Life Insurance Claim Lawyer – Which Law Applies?

Life insurance lawyers need to read this 2022, opinion from the Fort Worth Court of Appeals.  The opinion is styled, Government Personnel Mutual Life Insurance Company v. Lincoln Factoring.

Many times where a person buys an insurance policy, where they die, where a beneficiary resides, or what the contract says may play a part in determining under which State law applies to disputes over the life insurance policy.

In this case, the question dealt with whether Texas law applied to the case or whether Louisiana law applied to the case.  The facts of the case can be gleamed from reading the opinion.  Here is a brief way the Court looked at the case and what life insurance lawyers need to know about when filing a lawsuit.

In this opinion the Court stated, Which state’s law governs an issue is a question of law for the court to decide.”  To answer this question, Texas courts apply the Restatement’s “most significant relationship” test.  The test examines which state’s law has the most significant relationship to a particular substantive issue by balancing the needs of the interstate systems; the policies of the forum and of other interested states; the relative interests of other states in the determination of the particular issue; the protection of justified expectations; the basic policies underlying the particular field of law; the certainty, predictability, and uniformity of result; and the ease in the determination and application of the law to be applied. For tort claims—such as Lincoln’s statutory claims and common law bad faith claim—these general choice-of-law principles are articulated and applied with reference to four primary considerations: (a) the place where the injury occurred, (b) the place where the conduct causing the injury occurred, (c) the domicile, residence, nationality, place of incorporation and place of business of the parties, and (d) the place where the relationship, if any, between the parties is centered. These four, tort-specific considerations are nonexhaustive and must be evaluated according to their relative importance with respect to the particular issue.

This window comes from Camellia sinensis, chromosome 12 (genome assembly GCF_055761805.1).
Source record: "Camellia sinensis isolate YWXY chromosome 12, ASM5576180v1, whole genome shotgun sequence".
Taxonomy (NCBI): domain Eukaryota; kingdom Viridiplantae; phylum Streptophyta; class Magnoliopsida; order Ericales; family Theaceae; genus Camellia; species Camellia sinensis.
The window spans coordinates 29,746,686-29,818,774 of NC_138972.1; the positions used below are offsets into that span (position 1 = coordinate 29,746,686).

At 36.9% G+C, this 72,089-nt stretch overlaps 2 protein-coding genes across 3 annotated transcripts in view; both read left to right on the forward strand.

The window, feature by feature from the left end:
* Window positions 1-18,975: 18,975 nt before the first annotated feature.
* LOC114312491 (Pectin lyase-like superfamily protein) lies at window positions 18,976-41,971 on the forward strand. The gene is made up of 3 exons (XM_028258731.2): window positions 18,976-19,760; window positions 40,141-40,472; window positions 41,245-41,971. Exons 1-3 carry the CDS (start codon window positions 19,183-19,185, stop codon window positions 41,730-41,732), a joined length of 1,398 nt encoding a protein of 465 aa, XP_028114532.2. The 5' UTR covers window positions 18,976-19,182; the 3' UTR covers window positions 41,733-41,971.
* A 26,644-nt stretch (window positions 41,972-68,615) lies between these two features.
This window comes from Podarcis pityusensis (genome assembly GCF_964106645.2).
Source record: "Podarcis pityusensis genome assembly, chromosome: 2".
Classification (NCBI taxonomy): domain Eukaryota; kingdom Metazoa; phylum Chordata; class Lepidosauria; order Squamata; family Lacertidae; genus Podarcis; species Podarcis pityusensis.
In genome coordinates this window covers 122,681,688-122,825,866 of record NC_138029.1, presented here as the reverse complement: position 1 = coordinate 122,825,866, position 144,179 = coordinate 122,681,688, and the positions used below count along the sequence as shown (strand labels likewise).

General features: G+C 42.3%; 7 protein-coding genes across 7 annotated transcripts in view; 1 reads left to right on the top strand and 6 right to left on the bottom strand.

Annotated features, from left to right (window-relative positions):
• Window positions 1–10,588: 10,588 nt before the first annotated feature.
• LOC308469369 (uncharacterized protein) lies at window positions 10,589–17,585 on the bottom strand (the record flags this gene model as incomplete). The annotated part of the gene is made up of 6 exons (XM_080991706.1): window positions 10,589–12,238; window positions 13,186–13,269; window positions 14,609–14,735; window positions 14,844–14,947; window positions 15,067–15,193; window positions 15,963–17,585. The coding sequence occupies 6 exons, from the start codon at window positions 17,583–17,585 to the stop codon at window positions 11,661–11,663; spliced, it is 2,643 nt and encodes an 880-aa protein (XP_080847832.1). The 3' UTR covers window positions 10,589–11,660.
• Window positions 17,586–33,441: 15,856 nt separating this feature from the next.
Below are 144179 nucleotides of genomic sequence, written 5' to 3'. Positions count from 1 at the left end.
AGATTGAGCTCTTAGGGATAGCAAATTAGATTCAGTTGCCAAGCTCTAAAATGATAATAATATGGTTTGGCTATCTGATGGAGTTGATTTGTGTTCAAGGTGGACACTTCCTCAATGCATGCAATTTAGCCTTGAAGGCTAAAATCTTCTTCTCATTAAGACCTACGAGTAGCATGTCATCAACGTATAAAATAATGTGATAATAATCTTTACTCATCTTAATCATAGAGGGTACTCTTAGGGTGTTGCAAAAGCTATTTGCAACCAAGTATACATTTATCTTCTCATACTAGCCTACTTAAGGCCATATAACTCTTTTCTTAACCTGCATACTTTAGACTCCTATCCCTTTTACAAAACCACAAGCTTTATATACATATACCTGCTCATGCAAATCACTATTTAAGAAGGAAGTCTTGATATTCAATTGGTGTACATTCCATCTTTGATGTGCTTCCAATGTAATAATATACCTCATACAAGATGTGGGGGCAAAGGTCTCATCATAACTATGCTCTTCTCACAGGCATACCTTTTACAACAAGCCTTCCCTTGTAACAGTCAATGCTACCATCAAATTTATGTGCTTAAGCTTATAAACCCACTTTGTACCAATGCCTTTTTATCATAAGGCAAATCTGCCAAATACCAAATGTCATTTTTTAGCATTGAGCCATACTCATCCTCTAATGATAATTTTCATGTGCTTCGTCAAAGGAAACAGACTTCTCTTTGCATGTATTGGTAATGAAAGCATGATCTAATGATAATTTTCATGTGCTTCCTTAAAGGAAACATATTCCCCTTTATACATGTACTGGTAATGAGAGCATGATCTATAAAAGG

The question is not which state has the most significant relationship to the parties generally or to Decedent’s life-insurance Policy overall; the Restatement “requires the court to consider which state’s law has the most significant relationship to the particular substantive issue to be resolved.”

The Court the examined the facts of the case and the other factors cited above and rendered their decision.  Each case is different in these respects.  What is relevant is knowing where to look for answers when this issue is involved.

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